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the Complete Review
the complete review - fiction

Mr. Breakfast

Jonathan Carroll

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To purchase Mr. Breakfast

Title: Mr. Breakfast
Author: Jonathan Carroll
Genre: Novel
Written: (2023)
Length: 261 pages
Availability: Mr. Breakfast - US
Mr. Breakfast - UK
Mr. Breakfast - Canada
Mr. Breakfast - Italia
from: Bookshop.org (US)
  • Mr. Breakfast was published in Polish and Italian translations in 2020, but the original English version was only first published in 2023

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Our Assessment:

B+ : solid storytelling and cleverly built up

See our review for fuller assessment.

Review Summaries
Source Rating Date Reviewer
Financial Times . 9/1/2023 James Lovegrove
The Guardian A 13/1/2023 Lisa Tuttle
The Washington Post A 20/1/2023 Michael Dirda

  From the Reviews:
  • "Mr Breakfast is worth the wait. (...) Mr Breakfast is a tale of regret and reincarnation, of second chances arriving perhaps too late. Its narrative strands are folded inside one another and the whole thing is couched in pristine prose. To Carroll, the mundane can yield unexpected delight and danger, making everyday lives fascinating." - James Lovegrove, Financial Times

  • "Every bit as inventive and engaging as the best of his earlier novels, and still with a sinister edge, this is more dream than nightmare, and a pure delight to read." - Lisa Tuttle, The Guardian

  • "Yet through it all, Patterson ponders the overarching question: What ultimately matters most to him ? Wealth and fame ? Satisfying work? Art ? Love and family ? (...) Such metaphysical questions, which recur throughout Carroll’s work, invest Mr. Breakfast with a distinctive moral dimension. (...) Mr. Breakfast is the first Carroll novel in several years, but it seems to me as masterly as his earlier books. It will surprise you, make you laugh and scare you -- and then, just when you think it’s over, add several extra twists before bringing this Rubik’s Cube of a story to just the right, emotionally muted conclusion." - Michael Dirda, The Washington Post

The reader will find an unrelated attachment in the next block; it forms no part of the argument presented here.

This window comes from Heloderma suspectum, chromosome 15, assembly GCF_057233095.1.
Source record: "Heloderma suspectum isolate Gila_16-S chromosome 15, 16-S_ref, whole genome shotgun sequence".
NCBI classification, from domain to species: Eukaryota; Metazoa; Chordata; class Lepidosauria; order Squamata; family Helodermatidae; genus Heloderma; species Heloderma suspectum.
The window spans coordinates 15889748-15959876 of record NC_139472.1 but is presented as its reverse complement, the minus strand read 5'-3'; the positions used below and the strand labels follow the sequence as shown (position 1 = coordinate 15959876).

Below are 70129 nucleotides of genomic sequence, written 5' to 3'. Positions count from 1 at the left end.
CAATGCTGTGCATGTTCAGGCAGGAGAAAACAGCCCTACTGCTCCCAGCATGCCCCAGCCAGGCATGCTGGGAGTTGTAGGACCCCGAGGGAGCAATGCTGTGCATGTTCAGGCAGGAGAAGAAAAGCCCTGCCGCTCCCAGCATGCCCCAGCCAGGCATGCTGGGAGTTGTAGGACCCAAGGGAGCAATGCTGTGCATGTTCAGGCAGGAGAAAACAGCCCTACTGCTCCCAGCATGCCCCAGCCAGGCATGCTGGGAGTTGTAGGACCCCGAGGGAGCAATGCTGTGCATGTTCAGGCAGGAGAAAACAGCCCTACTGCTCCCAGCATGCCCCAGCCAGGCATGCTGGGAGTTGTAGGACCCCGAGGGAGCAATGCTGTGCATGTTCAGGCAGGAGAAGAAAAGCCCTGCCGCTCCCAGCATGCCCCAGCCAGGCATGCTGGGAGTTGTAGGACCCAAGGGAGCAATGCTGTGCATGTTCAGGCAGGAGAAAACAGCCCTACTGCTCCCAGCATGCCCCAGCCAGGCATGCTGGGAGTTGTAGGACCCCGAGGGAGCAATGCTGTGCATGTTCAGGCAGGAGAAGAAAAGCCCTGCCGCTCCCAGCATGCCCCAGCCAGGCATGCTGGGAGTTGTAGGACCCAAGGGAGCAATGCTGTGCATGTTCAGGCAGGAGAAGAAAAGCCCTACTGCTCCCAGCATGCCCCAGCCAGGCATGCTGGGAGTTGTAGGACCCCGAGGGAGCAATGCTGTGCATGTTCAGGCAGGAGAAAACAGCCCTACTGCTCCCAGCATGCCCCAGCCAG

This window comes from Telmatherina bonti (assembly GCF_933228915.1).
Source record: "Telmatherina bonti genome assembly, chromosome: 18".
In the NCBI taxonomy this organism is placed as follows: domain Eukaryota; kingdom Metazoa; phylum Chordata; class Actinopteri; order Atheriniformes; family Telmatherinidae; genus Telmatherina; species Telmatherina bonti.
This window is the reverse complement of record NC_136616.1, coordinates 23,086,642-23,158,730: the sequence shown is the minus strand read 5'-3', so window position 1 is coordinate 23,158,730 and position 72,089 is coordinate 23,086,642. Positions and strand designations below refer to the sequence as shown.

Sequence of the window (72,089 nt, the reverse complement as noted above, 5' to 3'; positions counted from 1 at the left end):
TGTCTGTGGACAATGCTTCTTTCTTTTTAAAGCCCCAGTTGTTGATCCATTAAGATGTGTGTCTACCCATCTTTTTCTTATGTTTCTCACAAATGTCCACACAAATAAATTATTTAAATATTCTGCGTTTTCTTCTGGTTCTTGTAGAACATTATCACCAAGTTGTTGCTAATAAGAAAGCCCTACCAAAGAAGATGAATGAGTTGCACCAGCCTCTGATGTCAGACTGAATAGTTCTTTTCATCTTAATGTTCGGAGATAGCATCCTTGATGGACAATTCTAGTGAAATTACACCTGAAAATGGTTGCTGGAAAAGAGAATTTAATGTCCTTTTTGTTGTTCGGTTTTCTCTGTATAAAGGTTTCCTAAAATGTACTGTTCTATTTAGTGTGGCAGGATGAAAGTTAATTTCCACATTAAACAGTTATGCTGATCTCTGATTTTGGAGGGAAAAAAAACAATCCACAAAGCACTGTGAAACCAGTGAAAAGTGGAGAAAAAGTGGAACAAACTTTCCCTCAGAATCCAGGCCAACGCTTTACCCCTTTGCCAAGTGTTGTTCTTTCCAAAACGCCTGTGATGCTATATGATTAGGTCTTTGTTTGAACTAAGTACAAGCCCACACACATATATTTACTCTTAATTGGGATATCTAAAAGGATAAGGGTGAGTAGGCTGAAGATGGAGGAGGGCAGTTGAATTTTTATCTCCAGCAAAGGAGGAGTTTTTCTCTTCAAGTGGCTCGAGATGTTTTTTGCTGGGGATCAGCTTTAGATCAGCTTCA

Please note that these ratings solely represent the complete review's biased interpretation and subjective opinion of the actual reviews and do not claim to accurately reflect or represent the views of the reviewers. Similarly the illustrative quotes chosen here are merely those the complete review subjectively believes represent the tenor and judgment of the review as a whole. We acknowledge (and remind and warn you) that they may, in fact, be entirely unrepresentative of the actual reviews by any other measure.

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The complete review's Review:

       Mr. Breakfast begins with one James Arthur interviewing a Ruth Murphy. James is researching a biography, about famed -- and now vanished -- photographer Graham Patterson (one of whose best-known photographs is titled 'Mr. Breakfast'), and Ruth had lived with Patterson before he became famous, the two splitting up because she wanted children and he wasn't sure he did.
       Patterson had long tried his hand at being a stand-up comedian, but just couldn't break through. He finally decided to give it up, and was traveling cross-country to settle into a much more conventional life when he found himself briefly stuck in a town in North Carolina. He chanced upon a tattoo parlor there -- and on the spur of the moment decided to get a tattoo from Japanese trained local Anna Mae Collins.
       Looking through her sample-book, Patterson selects the right tattoo -- or at least one that comes with some special powers. It is a bit complicated and very contrived, but it gives Carroll the foundations for his story, and he displays a sure hand in using it effectively and not getting too bogged down in it (as can easily happen with such fantastical premises). Basically, the tattoo gives Patterson the opportunity to change lives, giving him three to choose from: the one he is living now and two other paths he could have gone down at points in the past, leading to very different lives. The tattoo gives him a chance to get a look at and feel for these other two lives -- and then:

When you're ready, you'll choose one of your three and live it until you die. The moment you do decide which you prefer, you'll forget you ever had a choice, and the tattoo will disappear.